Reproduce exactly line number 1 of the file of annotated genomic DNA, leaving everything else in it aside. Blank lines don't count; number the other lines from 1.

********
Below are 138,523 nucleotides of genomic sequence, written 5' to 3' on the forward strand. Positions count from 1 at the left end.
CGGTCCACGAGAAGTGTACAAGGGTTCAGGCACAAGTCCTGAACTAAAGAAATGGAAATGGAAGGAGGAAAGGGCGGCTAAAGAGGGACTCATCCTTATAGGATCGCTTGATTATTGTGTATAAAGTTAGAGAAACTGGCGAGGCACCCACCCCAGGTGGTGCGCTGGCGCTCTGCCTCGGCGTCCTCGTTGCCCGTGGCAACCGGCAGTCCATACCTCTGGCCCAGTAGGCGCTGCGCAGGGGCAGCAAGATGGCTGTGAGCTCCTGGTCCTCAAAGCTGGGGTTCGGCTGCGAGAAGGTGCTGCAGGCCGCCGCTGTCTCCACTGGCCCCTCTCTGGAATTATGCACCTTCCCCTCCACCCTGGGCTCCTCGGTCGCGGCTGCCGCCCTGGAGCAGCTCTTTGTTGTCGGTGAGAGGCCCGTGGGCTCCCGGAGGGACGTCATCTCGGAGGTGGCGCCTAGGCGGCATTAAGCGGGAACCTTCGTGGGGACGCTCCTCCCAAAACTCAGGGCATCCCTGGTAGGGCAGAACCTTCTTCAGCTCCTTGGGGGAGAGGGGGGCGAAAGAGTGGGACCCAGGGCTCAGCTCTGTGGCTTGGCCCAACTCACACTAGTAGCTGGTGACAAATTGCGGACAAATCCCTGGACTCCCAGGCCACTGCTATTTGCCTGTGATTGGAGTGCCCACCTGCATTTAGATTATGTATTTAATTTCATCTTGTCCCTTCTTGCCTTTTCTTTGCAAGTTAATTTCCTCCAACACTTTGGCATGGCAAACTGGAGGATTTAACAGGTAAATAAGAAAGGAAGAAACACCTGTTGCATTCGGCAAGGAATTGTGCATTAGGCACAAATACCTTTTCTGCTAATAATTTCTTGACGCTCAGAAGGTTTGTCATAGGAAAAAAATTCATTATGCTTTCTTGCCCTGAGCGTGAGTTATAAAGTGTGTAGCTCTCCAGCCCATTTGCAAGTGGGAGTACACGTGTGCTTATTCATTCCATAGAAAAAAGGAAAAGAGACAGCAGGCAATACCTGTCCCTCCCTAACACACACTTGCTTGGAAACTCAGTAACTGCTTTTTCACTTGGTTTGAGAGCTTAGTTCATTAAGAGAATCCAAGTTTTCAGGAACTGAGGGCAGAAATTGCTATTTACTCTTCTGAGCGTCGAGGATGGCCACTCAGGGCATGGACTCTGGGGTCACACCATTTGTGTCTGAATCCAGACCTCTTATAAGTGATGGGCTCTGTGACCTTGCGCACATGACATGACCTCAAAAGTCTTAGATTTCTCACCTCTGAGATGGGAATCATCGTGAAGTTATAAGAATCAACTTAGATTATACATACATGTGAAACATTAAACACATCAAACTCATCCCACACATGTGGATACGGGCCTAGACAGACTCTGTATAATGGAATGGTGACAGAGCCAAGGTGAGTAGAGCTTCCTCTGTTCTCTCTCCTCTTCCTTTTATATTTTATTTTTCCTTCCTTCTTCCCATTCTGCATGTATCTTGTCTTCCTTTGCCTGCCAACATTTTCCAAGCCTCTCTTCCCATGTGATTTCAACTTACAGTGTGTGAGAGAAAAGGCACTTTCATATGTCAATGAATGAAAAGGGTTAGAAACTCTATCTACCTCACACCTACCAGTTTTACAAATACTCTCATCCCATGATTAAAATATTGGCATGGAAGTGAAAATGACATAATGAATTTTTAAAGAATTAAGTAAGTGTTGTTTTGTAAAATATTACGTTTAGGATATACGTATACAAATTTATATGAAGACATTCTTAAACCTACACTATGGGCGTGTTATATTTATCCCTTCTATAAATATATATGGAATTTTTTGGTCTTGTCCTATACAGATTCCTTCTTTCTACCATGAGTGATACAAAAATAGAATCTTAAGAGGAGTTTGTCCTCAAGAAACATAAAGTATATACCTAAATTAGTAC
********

Below are 138,523 nucleotides of genomic sequence, written 5' to 3' on the forward strand. Positions count from 1 at the left end.